It’s been over 80 days since COVID -19 lockdowns began in India. Literally, life has changed for most people. While for the general population many of the lockdown restrictions have been lifted, the elderly, the immunocompromised and the very young are still locked in. Mindsets have been impacted in different ways. Some people proceed with caution for fear of infection while some simply don’t care. And the numbers of people infected with COVID 19 are beginning to soar.
Among those for whom the Don Bosco Network cares especially—the migrants, daily wagers, vulnerable elderly and children, the homeless, and poor— there are various preoccupations. Some migrant labourers are waiting for an opportunity to go home now that many states permit interstate travel. It’s about getting tickets, the money for the travel, food for the journey, quarantine rules when they reach, the real threat of infection during the long journeys, the worry for the welfare of their families. For those already on the road, it’s the need to reach home under really difficult circumstances and not knowing what awaits them. Common to those who return to their native states and to those who remain wherever they are, is the big question: What next?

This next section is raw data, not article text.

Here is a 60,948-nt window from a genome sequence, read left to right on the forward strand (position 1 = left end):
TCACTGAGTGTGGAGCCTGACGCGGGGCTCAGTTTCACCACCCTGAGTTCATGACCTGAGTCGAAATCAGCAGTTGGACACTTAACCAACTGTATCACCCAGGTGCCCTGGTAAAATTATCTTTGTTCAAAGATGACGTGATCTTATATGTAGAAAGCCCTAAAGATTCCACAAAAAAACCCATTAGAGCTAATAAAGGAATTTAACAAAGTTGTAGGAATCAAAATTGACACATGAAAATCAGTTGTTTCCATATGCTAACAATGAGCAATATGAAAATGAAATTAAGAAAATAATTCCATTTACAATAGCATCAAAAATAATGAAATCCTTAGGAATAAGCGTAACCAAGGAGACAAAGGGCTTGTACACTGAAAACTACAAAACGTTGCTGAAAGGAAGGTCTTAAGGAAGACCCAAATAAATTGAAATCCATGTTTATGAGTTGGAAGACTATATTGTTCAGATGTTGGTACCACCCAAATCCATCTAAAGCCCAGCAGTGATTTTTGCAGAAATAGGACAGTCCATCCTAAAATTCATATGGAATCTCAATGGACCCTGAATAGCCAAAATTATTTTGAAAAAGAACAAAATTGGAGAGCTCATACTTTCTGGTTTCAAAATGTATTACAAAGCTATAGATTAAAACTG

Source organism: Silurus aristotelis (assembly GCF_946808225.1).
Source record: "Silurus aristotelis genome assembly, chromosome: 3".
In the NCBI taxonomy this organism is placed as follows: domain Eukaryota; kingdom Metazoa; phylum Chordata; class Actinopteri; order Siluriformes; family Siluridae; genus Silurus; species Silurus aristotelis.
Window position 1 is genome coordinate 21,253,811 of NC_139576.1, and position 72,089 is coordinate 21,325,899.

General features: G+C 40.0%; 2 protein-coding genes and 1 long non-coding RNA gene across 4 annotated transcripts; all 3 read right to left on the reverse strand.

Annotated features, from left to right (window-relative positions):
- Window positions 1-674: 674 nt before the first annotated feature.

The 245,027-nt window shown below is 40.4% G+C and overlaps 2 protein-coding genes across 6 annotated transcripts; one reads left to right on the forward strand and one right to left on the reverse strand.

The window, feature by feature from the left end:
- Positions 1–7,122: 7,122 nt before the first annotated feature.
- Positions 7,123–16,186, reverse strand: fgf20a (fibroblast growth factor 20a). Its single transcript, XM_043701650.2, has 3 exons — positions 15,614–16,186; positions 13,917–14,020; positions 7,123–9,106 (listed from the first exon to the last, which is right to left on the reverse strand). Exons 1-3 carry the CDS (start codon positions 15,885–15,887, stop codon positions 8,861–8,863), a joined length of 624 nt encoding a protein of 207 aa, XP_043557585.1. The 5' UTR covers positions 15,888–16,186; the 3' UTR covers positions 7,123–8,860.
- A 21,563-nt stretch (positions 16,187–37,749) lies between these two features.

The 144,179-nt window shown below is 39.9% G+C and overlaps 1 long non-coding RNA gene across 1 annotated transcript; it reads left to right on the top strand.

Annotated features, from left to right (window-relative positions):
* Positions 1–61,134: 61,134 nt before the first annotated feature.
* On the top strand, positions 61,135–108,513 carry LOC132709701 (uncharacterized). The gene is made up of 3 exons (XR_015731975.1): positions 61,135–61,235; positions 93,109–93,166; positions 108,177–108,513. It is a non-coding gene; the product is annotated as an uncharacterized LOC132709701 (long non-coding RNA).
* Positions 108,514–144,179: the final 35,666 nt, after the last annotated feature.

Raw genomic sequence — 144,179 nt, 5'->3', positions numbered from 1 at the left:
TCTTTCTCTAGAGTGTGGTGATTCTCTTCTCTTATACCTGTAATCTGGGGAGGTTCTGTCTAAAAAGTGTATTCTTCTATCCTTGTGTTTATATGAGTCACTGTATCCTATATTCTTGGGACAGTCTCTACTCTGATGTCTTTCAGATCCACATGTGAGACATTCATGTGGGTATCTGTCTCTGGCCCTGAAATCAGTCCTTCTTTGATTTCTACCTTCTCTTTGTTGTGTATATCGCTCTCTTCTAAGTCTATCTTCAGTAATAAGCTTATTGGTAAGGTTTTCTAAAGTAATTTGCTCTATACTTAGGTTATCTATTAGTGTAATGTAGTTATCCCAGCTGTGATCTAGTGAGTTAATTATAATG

What next in terms of survival? If infected with COVID 19, how to manage? How to earn enough to feed selves and families? What are the available means to earn a living? These questions, therefore, become relevant to the Don Bosco Network as well. While looking for possible answers to these questions, the Don Bosco Network understands the vital need to provide basic sustenance for these vulnerable people until they can find their bearings and get back on their feet after this massive upheaval.
Therefore, the Don Bosco Solidarity COVID 19 relief continues, now reaching 139,7742 million people with food either through provisions or cooked meals. Among a host of other means of support, it has produced 430,875 face masks for distribution and distributed 64,342 sanitary kits to people in need. Unfortunately for us, with the lifting of the lockdown, the COVID 19 infection and the weight of the issues of survival have not lifted. It is our shared humanity and the spirit of solidarity that uplifts us in these times.
The Don Bosco Network in India comprises of 11 Planning and Development Organisations (PDOs), each dedicated to the development of the Salesian provinces they serve. The Don Bosco network is spread across 29 states and 354 NGOs, reaching more than 10 lakh people.
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